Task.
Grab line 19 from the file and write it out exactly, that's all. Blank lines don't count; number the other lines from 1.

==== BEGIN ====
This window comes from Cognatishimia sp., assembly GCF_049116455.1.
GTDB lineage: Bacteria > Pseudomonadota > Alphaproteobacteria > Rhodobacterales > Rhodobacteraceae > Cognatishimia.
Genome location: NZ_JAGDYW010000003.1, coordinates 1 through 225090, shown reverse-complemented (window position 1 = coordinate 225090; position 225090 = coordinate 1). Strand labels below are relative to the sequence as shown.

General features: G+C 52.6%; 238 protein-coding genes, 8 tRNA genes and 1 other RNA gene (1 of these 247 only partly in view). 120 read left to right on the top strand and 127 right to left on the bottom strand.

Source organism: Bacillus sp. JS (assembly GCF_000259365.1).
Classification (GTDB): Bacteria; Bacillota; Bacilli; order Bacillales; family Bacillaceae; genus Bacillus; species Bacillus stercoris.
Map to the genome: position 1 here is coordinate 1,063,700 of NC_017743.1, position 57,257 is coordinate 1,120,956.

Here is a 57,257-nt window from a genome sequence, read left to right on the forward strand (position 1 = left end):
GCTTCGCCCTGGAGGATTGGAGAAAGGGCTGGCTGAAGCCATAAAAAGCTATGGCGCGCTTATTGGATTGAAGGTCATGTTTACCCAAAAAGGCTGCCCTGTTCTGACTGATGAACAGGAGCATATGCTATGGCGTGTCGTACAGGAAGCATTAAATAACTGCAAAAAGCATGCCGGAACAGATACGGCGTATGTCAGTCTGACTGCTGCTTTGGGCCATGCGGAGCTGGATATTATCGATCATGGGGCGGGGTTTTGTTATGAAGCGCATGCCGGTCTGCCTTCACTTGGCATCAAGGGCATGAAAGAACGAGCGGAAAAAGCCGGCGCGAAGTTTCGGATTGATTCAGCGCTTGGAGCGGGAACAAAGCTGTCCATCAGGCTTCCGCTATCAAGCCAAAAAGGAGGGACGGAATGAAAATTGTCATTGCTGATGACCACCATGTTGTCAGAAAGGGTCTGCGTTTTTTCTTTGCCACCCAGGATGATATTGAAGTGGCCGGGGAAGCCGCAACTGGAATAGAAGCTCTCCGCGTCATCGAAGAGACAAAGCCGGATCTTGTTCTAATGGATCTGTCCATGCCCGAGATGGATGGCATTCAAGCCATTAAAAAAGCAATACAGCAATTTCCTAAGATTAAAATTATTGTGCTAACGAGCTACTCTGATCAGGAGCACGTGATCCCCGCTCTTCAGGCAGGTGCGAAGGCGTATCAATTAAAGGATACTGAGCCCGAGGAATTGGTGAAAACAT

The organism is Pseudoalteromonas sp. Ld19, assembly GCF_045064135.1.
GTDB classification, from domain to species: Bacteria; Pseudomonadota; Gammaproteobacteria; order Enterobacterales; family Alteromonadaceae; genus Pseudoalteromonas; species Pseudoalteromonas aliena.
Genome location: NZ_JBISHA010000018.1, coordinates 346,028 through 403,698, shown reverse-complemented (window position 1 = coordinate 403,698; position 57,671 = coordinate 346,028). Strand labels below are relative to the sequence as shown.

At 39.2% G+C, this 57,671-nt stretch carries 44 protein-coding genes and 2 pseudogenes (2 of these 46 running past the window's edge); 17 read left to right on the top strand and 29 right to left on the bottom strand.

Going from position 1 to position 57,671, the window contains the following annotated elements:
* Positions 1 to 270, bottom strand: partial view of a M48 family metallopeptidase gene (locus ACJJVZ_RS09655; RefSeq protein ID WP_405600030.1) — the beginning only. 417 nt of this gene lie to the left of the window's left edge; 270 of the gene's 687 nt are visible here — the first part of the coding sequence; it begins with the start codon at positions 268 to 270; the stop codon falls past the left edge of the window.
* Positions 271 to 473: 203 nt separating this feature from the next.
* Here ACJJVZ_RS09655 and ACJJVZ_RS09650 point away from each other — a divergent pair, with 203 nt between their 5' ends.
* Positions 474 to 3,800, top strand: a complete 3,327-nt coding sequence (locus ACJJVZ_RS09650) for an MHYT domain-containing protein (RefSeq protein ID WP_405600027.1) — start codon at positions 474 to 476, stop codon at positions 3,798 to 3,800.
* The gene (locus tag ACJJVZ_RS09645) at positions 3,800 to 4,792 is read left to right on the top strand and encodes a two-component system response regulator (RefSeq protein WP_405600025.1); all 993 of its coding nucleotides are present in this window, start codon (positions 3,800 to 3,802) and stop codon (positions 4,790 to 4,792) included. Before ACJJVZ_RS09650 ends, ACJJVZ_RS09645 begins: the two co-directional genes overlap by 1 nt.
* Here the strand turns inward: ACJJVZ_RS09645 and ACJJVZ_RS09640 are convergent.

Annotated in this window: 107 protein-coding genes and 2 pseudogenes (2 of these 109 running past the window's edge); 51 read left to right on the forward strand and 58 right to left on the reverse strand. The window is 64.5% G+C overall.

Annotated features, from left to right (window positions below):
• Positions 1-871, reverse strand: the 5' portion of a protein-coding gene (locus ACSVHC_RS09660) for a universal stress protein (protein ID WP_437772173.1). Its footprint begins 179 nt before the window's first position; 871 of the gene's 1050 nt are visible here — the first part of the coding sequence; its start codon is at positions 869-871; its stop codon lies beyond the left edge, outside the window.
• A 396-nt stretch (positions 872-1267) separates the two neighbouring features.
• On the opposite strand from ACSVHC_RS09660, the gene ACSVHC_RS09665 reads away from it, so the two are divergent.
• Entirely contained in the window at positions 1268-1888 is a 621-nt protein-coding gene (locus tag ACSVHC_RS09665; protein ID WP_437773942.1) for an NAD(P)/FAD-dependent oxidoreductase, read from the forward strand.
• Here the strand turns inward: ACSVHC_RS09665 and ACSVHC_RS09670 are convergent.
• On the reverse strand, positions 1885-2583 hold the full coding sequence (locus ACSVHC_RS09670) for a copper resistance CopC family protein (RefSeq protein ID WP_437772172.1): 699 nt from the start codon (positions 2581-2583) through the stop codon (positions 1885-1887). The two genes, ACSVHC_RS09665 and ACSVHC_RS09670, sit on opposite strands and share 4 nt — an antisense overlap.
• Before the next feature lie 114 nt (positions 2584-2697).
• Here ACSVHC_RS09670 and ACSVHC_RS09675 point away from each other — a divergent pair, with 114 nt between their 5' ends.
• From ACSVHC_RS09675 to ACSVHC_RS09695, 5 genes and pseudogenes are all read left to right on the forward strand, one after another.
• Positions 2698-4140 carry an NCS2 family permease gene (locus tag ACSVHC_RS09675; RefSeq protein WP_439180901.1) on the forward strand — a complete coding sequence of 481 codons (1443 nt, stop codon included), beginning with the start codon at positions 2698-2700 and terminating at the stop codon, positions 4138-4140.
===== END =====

* The gene (locus tag ACJJVZ_RS09645) at positions 3,800 to 4,792 is read left to right on the top strand and encodes a two-component system response regulator (RefSeq protein WP_405600025.1); all 993 of its coding nucleotides are present in this window, start codon (positions 3,800 to 3,802) and stop codon (positions 4,790 to 4,792) included. Before ACJJVZ_RS09650 ends, ACJJVZ_RS09645 begins: the two co-directional genes overlap by 1 nt.